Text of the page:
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                      #11
                      Breathing is really good advice. Irregular breathing will get you gassed quickly, make it much harder to concentrate and a gut shot will drop you every time.

                      Also relax. Sounds daft and a bit of a flippant comment but its the same as breathing under pressure, you almost have to force yourself to do it to make it work.
                      Ne Obliviscaris

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                        #12
                        One thing that people who are starting out sparring sometimes have difficulty with is eye contact. looking an opponent in the eyes can unnerve some people, especially when they are starting out.
                        Different people have different view on this sort of thing, but I think the best advice for beginners is to focus on your opponents trunk/chest area. you can pretty much sense any sort of body movement from the arms or the legs if you focus on the center of your opponent's body, and should be able to respond quickly to a punch or a kick.
                        If you are ok, with looking your opponent in the eyes, then that's fine too. Over time, you will figure out what works best for you.
                        Also, try to move laterally when being pressured instead of backing up, backing up all the time is not the best habit to get into.
                        My former sifu used to tell me "when bone meets bone, hardest bone wins.' I don't know what gear you may be wearing, but just keep in mind when blocking or deflecting blows that a shin bone is always stronger/harder than your knuckles/hand bones.Avoid direct contact if possible.
                        Best of luck and keep those hands up!
                        " If one wants to have a friend one must also want to wage war for him: and to wage war one must be capable of being an enemy." - Fr. Nietzsche 'On The Friend' Thus Spake Zarathustra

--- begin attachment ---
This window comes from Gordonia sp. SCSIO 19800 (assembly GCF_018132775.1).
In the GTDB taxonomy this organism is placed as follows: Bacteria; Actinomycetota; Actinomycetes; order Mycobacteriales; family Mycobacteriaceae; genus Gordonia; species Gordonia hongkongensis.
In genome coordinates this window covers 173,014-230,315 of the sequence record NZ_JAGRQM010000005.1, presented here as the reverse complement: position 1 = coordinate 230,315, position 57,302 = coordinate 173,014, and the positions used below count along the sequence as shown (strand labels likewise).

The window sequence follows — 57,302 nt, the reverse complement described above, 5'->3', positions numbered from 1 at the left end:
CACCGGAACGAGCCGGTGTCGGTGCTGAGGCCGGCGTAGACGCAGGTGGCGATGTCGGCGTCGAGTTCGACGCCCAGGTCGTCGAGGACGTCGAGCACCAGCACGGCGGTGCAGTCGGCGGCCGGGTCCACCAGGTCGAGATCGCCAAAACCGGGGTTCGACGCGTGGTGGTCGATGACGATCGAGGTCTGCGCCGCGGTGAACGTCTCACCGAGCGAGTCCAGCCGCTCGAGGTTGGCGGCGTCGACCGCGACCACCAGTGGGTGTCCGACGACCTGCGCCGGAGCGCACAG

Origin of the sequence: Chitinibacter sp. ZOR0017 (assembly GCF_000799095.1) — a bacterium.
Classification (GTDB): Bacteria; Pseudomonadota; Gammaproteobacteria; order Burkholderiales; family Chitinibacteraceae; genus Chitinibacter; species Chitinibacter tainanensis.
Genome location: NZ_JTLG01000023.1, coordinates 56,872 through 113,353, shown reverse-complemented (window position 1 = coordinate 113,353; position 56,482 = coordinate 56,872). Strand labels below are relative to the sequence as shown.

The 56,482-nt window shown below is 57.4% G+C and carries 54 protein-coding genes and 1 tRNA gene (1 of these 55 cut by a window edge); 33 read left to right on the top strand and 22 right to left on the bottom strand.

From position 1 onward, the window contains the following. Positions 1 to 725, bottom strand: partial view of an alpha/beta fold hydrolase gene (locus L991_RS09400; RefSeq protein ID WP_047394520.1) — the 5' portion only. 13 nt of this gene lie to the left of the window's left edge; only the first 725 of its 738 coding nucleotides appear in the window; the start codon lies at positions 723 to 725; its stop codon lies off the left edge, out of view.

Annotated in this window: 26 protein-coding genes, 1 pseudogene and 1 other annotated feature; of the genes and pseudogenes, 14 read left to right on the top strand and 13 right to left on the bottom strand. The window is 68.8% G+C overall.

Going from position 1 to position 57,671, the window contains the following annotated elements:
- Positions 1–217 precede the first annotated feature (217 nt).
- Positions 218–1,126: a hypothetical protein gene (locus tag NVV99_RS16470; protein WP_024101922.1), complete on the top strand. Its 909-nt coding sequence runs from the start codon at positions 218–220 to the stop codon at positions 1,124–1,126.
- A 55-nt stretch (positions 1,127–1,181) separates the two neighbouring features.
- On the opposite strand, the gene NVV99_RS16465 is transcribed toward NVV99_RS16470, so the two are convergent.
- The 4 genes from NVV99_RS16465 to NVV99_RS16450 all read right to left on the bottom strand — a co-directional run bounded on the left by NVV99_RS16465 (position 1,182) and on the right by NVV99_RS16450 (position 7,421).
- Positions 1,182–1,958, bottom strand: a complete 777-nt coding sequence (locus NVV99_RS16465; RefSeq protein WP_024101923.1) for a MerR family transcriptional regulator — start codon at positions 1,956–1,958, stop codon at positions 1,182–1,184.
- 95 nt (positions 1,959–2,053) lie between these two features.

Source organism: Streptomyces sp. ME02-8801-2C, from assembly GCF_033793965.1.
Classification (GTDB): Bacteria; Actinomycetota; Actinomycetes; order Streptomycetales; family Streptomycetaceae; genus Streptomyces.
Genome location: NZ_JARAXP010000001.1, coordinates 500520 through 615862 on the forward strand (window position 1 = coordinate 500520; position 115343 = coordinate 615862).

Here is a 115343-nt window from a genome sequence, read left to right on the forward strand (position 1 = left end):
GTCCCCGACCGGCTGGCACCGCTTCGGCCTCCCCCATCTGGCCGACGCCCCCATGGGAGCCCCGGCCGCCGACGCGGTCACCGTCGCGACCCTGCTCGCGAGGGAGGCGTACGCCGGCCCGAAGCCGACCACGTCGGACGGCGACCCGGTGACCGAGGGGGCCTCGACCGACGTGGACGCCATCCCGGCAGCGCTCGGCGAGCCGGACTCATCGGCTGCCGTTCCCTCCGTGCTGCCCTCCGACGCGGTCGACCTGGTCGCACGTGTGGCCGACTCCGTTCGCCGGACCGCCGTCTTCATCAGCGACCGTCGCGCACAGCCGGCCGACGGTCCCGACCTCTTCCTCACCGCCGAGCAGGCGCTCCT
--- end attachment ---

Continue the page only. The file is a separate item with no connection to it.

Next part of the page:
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                          #13
                          Go in to every sparring session knowing that you will get hit.

                          You will get hit. It will hurt sometimes. Get over it.

                          If you're afraid of getting hit you'll forget to breathe, forget to throw offense, and basically you'll stay on defense and break down worse and worse every minute. Acknowledging that you'll get hit will help you relax, too.

                          Keep your eyes open, too. The punches that really hurt are the ones you don't see.

                          If possible, spar with a more advanced student. They'll stay calm and should help you out with pointers while you're sparring. Plus they are less likely to spazz out and try to "win". More mature students use sparring as a training tool rather than a contest.

                          And before you free spar, try actually getting hit a little bit. Wall drills are awesome for this - put one heel against the wall and play defense against an opponent for 2 minutes. All you can do is block, duck, evade. No Offense, and your heel must stay glued to the wall. You'll get used to being hit and being evasive with your movements. It really works wonders for your D.
                          "Never trust a quote you read on the internet" - Abraham Lincoln



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                            #14
                            Originally posted by psytaco View Post
                            Hi guys,

                            First post. I've been doing muay thai for a few months now. Last few lessons I've been doing some sparring. Previous to this I have been doing pad work. I know that I need more experience before i can have any hope with sparring but i really do suck at the moment. I kind of freeze up, get tense, can't concentrate on both defending or offence at the same time (ie. I can only think of either hitting, or defending myself). it seems I forget all my training as soon as I'm faced with an opponent.
                            Anyway, if anyone could recommend some general tips for starting out sparring that would be great.
                            That sounds about right for the first few times you spar :)

                            Eventually you'll get fed of being punched about, something inside will click into place and you'll make a quantum leap forward in your ability. And you'll freak your sparring partner out cos you'll sudden;y be gaurding effectively and actually hitting them back :)

                            Just stick at it...think about it, dwell on it, consider your weaknesses and strengths.

                            It'll will snap into place I promise.

                            Comment


                              #15
                              Originally posted by tao.jonez View Post
                              And before you free spar, try actually getting hit a little bit. Wall drills are awesome for this - put one heel against the wall and play defense against an opponent for 2 minutes. All you can do is block, duck, evade. No Offense, and your heel must stay glued to the wall. You'll get used to being hit and being evasive with your movements. It really works wonders for your D.
                              +1 do this. A lot. It really works :icon_salu